12 Simple Ways Therapists Ward off Depression and Anxiety

Therapists have the same emotional highs and lows as everyone else, but they have useful tricks for managing negative emotions.

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Name your feelings

You’re probably aware of the range of emotions you can feel—the tricky part can be acknowledging them. “Since depression and anxiety can be the result of suppressing feelings over time, I make a point of naming, acknowledging, and accepting negative emotions as they arise,” says Tina Gilbertson, author of Constructive Wallowing: How to Beat Bad Feelings by Letting Yourself Have Them.

The Colorado-based psychotherapist has noticed that many people do not give themselves permission to feel bad, even in private. Unfortunately, policing negative emotions can damage both mental and physical health over time. “When you don’t like how you feel about something, instead of trying to change your thoughts, give the feeling a name. For example, ‘I feel envious right now,’ or ‘I’m ashamed of how I handled that,'” Gilbertson says. “It keeps you from building up a backlog of unexpressed feelings, which can fuel depression.”

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Light your way to lighter emotions

Licensed clinical social worker Kelsey Torgerson of Compassionate Counseling in St. Louis, often shares with her clients her struggles with seasonal depression. The child and adolescent therapist combats her winter blues with therapy lights. “During the winter, I regularly use a SAD lamp to help with my seasonal affective depression,” she says. “I find that sitting with it in the morning helps with anxiety as well, perhaps because stress and depression can get so linked.” (Here are the best light therapy lamps on Amazon.)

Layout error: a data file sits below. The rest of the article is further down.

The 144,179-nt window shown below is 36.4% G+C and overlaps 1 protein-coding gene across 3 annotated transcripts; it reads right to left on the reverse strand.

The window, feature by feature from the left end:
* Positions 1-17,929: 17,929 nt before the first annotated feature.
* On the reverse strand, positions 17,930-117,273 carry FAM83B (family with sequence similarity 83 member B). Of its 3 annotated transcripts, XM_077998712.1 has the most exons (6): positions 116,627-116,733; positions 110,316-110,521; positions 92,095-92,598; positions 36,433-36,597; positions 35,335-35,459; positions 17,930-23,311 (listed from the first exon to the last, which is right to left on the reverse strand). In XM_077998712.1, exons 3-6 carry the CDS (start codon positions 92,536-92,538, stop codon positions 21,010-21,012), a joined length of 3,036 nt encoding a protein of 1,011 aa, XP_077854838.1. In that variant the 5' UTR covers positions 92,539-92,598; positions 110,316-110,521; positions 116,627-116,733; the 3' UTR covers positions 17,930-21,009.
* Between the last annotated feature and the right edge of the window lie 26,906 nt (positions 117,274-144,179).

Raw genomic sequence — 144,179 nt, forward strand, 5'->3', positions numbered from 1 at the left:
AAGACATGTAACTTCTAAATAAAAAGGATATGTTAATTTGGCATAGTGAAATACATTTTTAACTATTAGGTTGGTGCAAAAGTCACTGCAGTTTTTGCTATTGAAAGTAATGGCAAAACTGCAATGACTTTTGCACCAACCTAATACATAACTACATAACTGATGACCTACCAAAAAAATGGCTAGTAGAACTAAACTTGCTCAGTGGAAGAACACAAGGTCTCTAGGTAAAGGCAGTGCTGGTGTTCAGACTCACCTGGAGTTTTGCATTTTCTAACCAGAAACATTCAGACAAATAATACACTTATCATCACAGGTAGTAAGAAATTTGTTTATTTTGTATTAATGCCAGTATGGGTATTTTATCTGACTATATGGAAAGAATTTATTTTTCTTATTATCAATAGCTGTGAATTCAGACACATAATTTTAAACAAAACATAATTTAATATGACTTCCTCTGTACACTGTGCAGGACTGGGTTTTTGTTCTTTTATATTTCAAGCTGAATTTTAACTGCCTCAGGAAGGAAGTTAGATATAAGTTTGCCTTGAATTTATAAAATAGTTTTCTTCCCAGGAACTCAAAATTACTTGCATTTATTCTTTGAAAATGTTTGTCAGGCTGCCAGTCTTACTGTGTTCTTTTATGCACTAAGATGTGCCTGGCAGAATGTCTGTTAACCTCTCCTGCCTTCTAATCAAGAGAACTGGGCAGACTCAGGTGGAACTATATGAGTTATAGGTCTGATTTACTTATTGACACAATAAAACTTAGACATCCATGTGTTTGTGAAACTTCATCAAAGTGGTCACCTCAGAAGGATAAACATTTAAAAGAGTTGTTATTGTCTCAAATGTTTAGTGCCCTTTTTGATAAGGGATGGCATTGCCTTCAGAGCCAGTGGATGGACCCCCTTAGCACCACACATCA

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Namaste yourself happy

Therapists know that yoga is more than a method for increasing flexibility; some studies have found that it can reduce depression and anxiety. Using this age-old practice to elevate mood is easy and powerful. “I practice yoga regularly. It helps me burn off my anxious energy, and lets my body and mind re-focus,” Dr. Torgerson explains. Try joining a yoga studio to get the added benefit of socializing with others.

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Accept that you can’t fix everything

Your therapist’s job is to remain a neutral source of guidance and support. That doesn’t mean she doesn’t absorb the pain her clients express day in and day out. “Working as a crisis clinician evaluating suicidal and homicidal clients can bring a different perspective to everyday living,” says crisis clinician and life coach Angela Tennyson. She regularly sees people in their worst-ever state of mind. “The challenge for me is to know my boundaries and abilities, with the realization that not everything can be fixed,” she explains. “I firmly believe that in order to be an authentic clinician, I must practice what I preach with my own life recommendations to my clients.” Understanding what you can control, and what you are unable to control, can be very freeing. It also provides a pathway to self-forgiveness and understanding. These traits can go a long way toward eliminating depression and alleviating anxiety in the face of adversity.

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Nurture yourself first, so you can better give to others

Another of Tennyson’s tips is to take care of yourself, mind and body, so that you are refreshed and strong enough to take care of those around you. This will help reduce the anxiety you might feel if you think are not “good enough” or the depression that could creep in if you feel overwhelmed or unable to care for those you love. “It is the best thing ever to give yourself and your talents (to others),” Dr. Tennyson says. “However, I have found that if I haven’t given to myself first, I will not have my best to provide.” Her suggestions for self-care include getting enough sleep, spending time with family and pets, having a good laugh, getting a massage, reconnecting with nature, and, of course, lazy pajama days. Another pro-tip: Know when to say “no” to others. (Keep in mind, these things in your home can trigger anxiety.)

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Learn the lessons of the day before

We all make mistakes, but we often try to forget them out of embarrassment or shame. Tennyson suggests making an effort to learn from failures. “This helps us be the best we can be the following day,” she says. Moving forward from set-backs and embracing the ups and downs of each day can help manage your depression and anxiety. (Make sure you avoid these everyday habits that raise your risk of depression.)